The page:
02 Aug 2018
dave's picture

A few weeks ago BBC Writersroom held their annual TV Drama Festival – which for the first time became the TV Drama and Comedy Festival. It felt like a significant moment for us, an acknowledgment that the embarrassing uncle they don’t normally talk about who farts in the corner should be allowed a seat at the big table.
 
The keynote guest was Steven Moffat, a writer who has enjoyed considerable success across both genres, a writer whose sitcoms were always full of dramatic action, and who can’t help but bring wit and humour to even the darkest episodes of his TV drama.
 
It was inevitable at some point the panel discussions would explore the world of comedy drama. There was a whole session devoted to it. The message coming from all TV channels is that they want more comedy drama. Shane Allen, BBC Controller of Comedy said “there’s a blur between comedy and drama, we’re diversifying all the time.” Channel 4 have a new five-year plan, in which they’re talking about “putting comedy at the heart of everything we do.”
 
This was all very exciting, but a problem soon became clear: not one of us in the room had a clue what was meant by the phrase ‘comedy drama’.
 
Comedy-drama is the catchphrase of the moment. I detect the influence of Netflix. The four series I’ve seen of Orange Is The New Black are dark, funny and gripping. I haven’t seen GLOW but feedback has been positive. I’ve been mesmerised by the dark, weird, misanthropic Amazon Prime-made Transparent which is not huge on laughs but they are there. The fact that all three can be described as ‘feminist’, shows less that commissioners are narrowing their remits, than that feminism has become an improbably broad definition of “funny dramas about women.”
 
Meanwhile at the TV Writers’ festival, the commissioners were pressed to be more specific. We’re writers, trying to sell them stuff, and surely it’s not unreasonable for us to at least have an idea of what they’re looking for. Asked for a definition Jon Mountague, head of comedy at Sky said “It’s whatever you think it is. I’m not sure it matters.” Which to be fair to him is Commissioner-speak for “If it’s funny and original I don’t really care.”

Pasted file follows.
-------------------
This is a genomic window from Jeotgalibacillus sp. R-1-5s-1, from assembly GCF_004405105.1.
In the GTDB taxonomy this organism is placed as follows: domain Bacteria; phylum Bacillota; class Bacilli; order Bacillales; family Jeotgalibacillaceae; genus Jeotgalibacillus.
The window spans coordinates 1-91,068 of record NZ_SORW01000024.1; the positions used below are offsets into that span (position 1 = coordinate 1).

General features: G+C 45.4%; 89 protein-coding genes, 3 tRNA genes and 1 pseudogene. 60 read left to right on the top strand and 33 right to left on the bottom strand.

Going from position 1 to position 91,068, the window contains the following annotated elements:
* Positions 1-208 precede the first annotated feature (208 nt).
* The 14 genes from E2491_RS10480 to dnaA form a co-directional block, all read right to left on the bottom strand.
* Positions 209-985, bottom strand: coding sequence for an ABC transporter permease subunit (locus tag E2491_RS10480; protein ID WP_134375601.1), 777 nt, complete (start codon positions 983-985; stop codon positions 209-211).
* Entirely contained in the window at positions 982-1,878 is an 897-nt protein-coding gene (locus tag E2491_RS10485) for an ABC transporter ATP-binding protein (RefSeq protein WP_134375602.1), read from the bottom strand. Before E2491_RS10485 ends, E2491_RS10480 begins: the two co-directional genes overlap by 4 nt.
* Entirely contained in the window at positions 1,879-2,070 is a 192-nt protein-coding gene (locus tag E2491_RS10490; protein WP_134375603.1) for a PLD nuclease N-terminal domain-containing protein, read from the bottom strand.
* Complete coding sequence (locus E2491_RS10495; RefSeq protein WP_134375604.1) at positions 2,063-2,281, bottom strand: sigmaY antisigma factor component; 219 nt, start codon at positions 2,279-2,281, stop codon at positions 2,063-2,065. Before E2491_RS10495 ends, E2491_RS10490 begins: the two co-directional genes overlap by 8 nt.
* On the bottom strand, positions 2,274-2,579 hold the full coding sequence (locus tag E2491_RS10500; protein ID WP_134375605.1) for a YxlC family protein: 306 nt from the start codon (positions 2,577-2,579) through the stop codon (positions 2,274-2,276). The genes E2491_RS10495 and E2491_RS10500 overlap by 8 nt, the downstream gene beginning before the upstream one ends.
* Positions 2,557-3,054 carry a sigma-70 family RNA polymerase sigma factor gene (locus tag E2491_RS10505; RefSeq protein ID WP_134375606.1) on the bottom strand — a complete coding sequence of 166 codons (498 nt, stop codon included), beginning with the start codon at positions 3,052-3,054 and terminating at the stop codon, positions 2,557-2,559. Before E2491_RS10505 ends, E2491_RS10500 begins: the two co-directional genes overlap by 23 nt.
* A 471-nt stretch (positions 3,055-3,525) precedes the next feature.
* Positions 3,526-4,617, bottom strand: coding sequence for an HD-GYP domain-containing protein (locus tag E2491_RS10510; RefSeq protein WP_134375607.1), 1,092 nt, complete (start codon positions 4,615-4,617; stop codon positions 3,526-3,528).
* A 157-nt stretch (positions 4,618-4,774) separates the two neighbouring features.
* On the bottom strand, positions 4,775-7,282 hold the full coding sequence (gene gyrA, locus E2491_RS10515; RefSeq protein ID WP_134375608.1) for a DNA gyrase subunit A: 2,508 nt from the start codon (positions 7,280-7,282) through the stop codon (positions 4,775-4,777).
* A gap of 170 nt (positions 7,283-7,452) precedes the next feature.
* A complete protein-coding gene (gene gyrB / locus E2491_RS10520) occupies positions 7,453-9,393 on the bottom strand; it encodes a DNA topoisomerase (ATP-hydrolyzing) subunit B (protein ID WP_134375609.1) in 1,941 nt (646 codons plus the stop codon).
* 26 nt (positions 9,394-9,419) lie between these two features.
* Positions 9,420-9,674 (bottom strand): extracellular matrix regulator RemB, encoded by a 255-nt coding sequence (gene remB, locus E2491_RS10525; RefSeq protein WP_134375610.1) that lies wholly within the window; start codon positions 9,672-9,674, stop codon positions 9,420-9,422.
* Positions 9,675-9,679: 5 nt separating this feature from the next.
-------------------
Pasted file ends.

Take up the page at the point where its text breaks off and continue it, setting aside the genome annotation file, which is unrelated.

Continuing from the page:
Chris Sussman, who is currently the BBC Executive most depended on to develop the genre, says “It’s subjective.” He at least had a clearer idea of what it means to him when he’s working with writers, ensuring that the originality of our work is protected as we seek to develop those parts that can make the comedy more dramatic - or drama more comedic I guess.
 
As far as Steven Moffat was concerned, “comedy and drama are not different things.” And he had a good piece of practical advice, which is to put a gag in the drama early to conceal a recurring plot point.
 
I’m glad he refused to make the distinction, it might help us grope our way towards a definition that we can use to define our work.
 
Comedy drama was the form I grew up loving most, without realising it. The great sitcoms of my childhood, Steptoe And Son, Porridge, Dad’s Army and others, grew out of the British theatre tradition and all had strong self-contained stories every episode.
 
My favourite writers in my teenage years were Alan Plater, Colin Welland, Willy Russell and others who wrote laugh out loud plays in the 1970s, and became very successful TV writers across comedy and drama. Jack Rosenthal flitted from sitcom to drama and back again without anyone taking him to task about the distinction. I loved his sitcoms The Dustbinmen and The Lovers as much as his classic one-off dramas like Barmitzvah Boy and P’Tang Yang Kipperbang.
 
At least we can partly answer the question ‘what is comedy-drama?’ with – ‘it’s whatever Steven Moffat writes.’ Simon Nye is another who enjoyed success writing sitcoms, but is now in charge of ITV’s comedy drama The Durrells. Sally Wainwright has never, to my knowledge, written a sitcom but all her dramas are packed with humour. Last Tango In Halifax is one of the funniest shows of the last few years, while even her gritty Happy Valley has moments of dark humour. Other writers who seem to have mastered the form include Debbie Horsfield, Kay Mellor and Jack Thorne.